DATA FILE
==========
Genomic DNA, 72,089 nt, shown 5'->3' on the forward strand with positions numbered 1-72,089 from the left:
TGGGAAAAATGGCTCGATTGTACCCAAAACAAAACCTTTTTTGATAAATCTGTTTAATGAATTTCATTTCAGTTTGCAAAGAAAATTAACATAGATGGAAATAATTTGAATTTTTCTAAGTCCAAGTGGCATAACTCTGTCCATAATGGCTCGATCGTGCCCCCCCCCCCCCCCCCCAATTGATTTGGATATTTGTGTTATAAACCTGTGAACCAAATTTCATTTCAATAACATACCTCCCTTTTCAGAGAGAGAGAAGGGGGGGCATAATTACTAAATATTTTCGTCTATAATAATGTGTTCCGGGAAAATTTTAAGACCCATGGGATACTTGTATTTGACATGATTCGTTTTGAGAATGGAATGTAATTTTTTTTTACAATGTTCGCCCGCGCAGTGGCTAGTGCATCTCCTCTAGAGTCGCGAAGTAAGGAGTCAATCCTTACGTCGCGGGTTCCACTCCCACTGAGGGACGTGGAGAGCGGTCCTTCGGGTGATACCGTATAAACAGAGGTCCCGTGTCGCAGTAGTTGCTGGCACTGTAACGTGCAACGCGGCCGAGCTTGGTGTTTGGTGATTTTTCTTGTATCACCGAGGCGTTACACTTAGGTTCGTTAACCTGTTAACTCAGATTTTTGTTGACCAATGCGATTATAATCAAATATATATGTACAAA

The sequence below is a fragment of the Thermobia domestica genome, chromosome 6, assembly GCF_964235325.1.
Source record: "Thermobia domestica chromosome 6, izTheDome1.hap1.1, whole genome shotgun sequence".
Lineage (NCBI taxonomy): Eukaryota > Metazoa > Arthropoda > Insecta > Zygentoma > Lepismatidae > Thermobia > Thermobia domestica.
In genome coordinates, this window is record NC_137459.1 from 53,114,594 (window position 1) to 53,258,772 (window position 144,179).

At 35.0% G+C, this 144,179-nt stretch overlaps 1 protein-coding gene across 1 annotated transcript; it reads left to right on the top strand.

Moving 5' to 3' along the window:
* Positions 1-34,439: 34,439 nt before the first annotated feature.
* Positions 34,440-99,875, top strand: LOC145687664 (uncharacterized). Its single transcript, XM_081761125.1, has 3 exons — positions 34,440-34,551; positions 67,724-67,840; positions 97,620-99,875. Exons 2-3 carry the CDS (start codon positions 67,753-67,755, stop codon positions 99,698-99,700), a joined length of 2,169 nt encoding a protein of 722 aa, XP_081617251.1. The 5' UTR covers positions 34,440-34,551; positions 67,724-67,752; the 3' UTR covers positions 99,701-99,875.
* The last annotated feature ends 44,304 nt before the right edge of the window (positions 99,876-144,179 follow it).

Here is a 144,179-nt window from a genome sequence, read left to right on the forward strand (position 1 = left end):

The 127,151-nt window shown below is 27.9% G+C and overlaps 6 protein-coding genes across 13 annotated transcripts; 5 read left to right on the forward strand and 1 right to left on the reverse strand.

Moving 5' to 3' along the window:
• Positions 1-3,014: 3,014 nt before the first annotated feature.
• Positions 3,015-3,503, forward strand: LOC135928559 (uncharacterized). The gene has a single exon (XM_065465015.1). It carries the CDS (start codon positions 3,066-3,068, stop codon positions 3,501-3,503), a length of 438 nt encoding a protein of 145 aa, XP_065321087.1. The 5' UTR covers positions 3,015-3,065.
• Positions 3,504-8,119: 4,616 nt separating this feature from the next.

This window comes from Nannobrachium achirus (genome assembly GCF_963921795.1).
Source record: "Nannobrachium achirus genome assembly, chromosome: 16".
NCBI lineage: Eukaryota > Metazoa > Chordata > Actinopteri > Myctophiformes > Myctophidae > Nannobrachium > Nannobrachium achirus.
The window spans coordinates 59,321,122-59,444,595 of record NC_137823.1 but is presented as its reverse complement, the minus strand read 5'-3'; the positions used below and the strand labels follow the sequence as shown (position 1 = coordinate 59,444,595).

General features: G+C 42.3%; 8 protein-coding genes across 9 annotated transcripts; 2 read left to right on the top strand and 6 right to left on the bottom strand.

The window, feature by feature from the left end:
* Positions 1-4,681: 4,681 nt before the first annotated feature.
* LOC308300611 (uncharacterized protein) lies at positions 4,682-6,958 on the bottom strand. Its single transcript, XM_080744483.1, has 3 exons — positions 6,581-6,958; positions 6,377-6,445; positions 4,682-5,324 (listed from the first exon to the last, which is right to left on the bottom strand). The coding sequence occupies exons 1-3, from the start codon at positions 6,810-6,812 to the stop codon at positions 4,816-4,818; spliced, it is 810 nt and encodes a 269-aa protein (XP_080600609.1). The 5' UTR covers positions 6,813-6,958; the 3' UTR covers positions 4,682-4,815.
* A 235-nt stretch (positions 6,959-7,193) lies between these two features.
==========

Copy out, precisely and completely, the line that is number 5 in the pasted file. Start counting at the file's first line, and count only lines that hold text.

Lineage (NCBI taxonomy): Eukaryota > Metazoa > Arthropoda > Insecta > Zygentoma > Lepismatidae > Thermobia > Thermobia domestica.